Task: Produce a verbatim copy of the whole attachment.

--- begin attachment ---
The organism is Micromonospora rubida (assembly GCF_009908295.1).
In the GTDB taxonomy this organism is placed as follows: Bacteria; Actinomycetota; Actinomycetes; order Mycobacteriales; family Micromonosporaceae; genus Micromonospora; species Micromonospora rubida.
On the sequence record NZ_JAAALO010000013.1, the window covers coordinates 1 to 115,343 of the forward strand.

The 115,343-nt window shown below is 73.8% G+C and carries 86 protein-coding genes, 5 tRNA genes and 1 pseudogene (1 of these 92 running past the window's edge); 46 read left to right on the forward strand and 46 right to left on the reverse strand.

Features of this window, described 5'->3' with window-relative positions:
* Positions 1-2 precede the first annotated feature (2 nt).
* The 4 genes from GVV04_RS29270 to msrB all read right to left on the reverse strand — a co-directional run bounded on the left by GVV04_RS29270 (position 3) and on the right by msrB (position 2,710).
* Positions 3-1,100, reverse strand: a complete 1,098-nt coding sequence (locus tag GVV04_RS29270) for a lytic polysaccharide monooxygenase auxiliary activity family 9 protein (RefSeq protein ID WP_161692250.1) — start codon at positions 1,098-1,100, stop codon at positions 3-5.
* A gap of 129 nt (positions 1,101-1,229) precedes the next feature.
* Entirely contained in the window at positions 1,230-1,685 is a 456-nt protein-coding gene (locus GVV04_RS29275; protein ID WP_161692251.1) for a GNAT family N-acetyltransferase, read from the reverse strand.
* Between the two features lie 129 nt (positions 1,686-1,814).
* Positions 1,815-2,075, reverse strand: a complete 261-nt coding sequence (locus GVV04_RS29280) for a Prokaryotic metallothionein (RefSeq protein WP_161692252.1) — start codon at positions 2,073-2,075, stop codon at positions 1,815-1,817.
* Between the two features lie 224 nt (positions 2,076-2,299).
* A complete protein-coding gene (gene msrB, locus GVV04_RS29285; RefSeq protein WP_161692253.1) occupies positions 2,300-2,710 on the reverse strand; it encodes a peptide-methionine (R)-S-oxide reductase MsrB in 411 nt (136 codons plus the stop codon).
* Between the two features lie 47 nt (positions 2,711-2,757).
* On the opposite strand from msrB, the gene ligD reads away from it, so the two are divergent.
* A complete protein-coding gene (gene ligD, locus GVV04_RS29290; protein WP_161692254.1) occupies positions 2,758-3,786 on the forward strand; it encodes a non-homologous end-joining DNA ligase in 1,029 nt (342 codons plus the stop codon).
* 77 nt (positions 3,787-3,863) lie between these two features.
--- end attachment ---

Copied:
The organism is Micromonospora rubida (assembly GCF_009908295.1).
In the GTDB taxonomy this organism is placed as follows: Bacteria; Actinomycetota; Actinomycetes; order Mycobacteriales; family Micromonosporaceae; genus Micromonospora; species Micromonospora rubida.
On the sequence record NZ_JAAALO010000013.1, the window covers coordinates 1 to 115,343 of the forward strand.

The 115,343-nt window shown below is 73.8% G+C and carries 86 protein-coding genes, 5 tRNA genes and 1 pseudogene (1 of these 92 running past the window's edge); 46 read left to right on the forward strand and 46 right to left on the reverse strand.

Features of this window, described 5'->3' with window-relative positions:
* Positions 1-2 precede the first annotated feature (2 nt).
* The 4 genes from GVV04_RS29270 to msrB all read right to left on the reverse strand — a co-directional run bounded on the left by GVV04_RS29270 (position 3) and on the right by msrB (position 2,710).
* Positions 3-1,100, reverse strand: a complete 1,098-nt coding sequence (locus tag GVV04_RS29270) for a lytic polysaccharide monooxygenase auxiliary activity family 9 protein (RefSeq protein ID WP_161692250.1) — start codon at positions 1,098-1,100, stop codon at positions 3-5.
* A gap of 129 nt (positions 1,101-1,229) precedes the next feature.
* Entirely contained in the window at positions 1,230-1,685 is a 456-nt protein-coding gene (locus GVV04_RS29275; protein ID WP_161692251.1) for a GNAT family N-acetyltransferase, read from the reverse strand.
* Between the two features lie 129 nt (positions 1,686-1,814).
* Positions 1,815-2,075, reverse strand: a complete 261-nt coding sequence (locus GVV04_RS29280) for a Prokaryotic metallothionein (RefSeq protein WP_161692252.1) — start codon at positions 2,073-2,075, stop codon at positions 1,815-1,817.
* Between the two features lie 224 nt (positions 2,076-2,299).
* A complete protein-coding gene (gene msrB, locus GVV04_RS29285; RefSeq protein WP_161692253.1) occupies positions 2,300-2,710 on the reverse strand; it encodes a peptide-methionine (R)-S-oxide reductase MsrB in 411 nt (136 codons plus the stop codon).
* Between the two features lie 47 nt (positions 2,711-2,757).
* On the opposite strand from msrB, the gene ligD reads away from it, so the two are divergent.
* A complete protein-coding gene (gene ligD, locus GVV04_RS29290; protein WP_161692254.1) occupies positions 2,758-3,786 on the forward strand; it encodes a non-homologous end-joining DNA ligase in 1,029 nt (342 codons plus the stop codon).
* 77 nt (positions 3,787-3,863) lie between these two features.